I also have always been fascinated by time travel. I would like to visit past periods in history when desired, but only as an unseen observer. There are many times and places that would not be conducive to my presence or safe for me to be there, if you know what I mean. I am a bit more apprehensive about the future, however. New technology we will know about soon enough, as we are experiencing it all the time, but I don’t think that I would like to be privy to the fates of people that I know and care about and not be able to do anything about it. Imagine being like the character of Gary Hobson on “Early Edition,” knowing what’s going to happen a day ahead of time. I don’t think I would enjoy running all over the place trying to prevent disaster before it strikes. That would really work my nerves! I’m no hero. I think there should be some mystery to life. For me, it keeps things interesting.
I believe in faith healing, to a certain degree, the power of prayer and the power of the mind. I’m not much of a prayer myself, but I don’t doubt that it works for those who do. All prayer is, in essence, is wishful thinking—you know, wanting something badly enough to will it to come true. The human mind is a very powerful, as well as dangerous, thing. There is even a branch of research being conducted now called Noetic Science, which explores the power of the human mind and its potential to change the world in real physical terms. For example, I believe that sick people can think themselves well if their will and faith are strong enough.
Here is my theory about faith healing. Imagine that we are at one of those tent revival meetings with a charismatic evangelist at the fore, and they get to the part of the service when infirm members of the congregation are encouraged to go up to be healed of their particular malady. A man in a wheelchair rolls up, and Brother Whatshisname lays his hands on the man’s head and says, “Be healed, my son! Get up and walk!” The man, because he wants so badly for it to work, actually gets up out of his chair, stands, then takes a few steps towards the evangelist. “It’s a miracle! Praise the Lord!” But what if the man was already able to walk, he just didn’t know it? Maybe he was told that he would never walk again, so he never even tried prior to tonight. He could have been walking long before now if he had had the positive encouragement and belief in himself to do so.
We had a Ouija board in the house back home in South Bend, Indiana, where I grew up. I used to play with it with my mother, brother and neighborhood friends. And you can believe what you want, but those things really work! When we asked the board a question, the planchette would actually move without our guiding it. I think it has a lot to do with mental influence and will power. My stronger-willed friends could make the thing answer the way they wanted it to just by willing it so with their mind, even if it’s their subconscious at work. I think it’s similar to how a lie detector works. The wires that they hook the person up to are affected by their nerve impulses, which, in turn, move the needle on the polygraph. By the same token, by touching the planchette, we transmit impulses from our brains to the board via our fingertips. There is nothing magical or supernatural about it. It’s all neurological and mechanical.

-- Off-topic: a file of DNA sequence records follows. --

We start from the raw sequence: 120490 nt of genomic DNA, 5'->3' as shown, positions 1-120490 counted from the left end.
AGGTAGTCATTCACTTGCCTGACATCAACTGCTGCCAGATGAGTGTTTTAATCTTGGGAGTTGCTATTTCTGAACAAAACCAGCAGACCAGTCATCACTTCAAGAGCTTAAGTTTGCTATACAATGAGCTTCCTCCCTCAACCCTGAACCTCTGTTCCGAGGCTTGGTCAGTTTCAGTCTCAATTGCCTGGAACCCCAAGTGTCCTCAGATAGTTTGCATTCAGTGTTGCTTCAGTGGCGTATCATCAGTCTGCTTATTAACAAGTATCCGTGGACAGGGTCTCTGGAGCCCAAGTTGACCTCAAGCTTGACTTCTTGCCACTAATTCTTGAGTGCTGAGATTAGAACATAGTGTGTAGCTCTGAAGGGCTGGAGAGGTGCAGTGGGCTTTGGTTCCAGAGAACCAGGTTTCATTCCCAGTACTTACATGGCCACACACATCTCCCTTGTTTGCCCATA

I believe in the possibility of telekinesis, pyrokinesis and channeling. I believe vampirism and lycanthropy, as well as boanthropy, cynanthropy and galeanthropy, to be mental conditions (I didn’t say “disorders” because that would be a judgmental assessment), where a person has the delusion or takes on the behavior of vampires, werewolves, oxen, dogs and cats, respectively. They may drink blood and sleep in coffins by day. I believe in “Cogito, ergo sum—I think, therefore I am,” so if a person thinks that they are a vampire, then they are a vampire!
I do have a hard time accepting corporal transformation, though—you know, people actually turning themselves and others into things. To me, that defies the laws of natural physics. How can anyone rearrange their atomic structure at will? Evolution is a very slow, indiscernible process. I have already accepted the fact that just because I cannot actually see something, does not mean that it’s not there. So invisibility could be a real thing. I even accept the possibility of unassisted levitation. Since I contend that the human mind is powerful enough to counteract gravity, and that the mind may be able to move objects along a plane and possibly catch them on fire, then why wouldn’t it be able to lift things as well and make them float around the room, including oneself?
I am fascinated by teleportation—you know, the process of transferring the actual physical body from one place to another. I love to travel, but I don’t like the time it takes to get to faraway places. Like on “Star Trek,” I would love it to be possible for “Scotty” to beam me over to Australia in a matter of seconds. I admit, though, that I am somewhat leery about the process itself. It involves completely disintegrating one’s bodily molecular structure and then reassembling it exactly (hopefully) in another place! Whew, that’s scary! What if something goes wrong in the process? Remember The Fly movies? As incredible a phenomenon as that may seem, I believe that some day it will be a reality, if it isn’t already.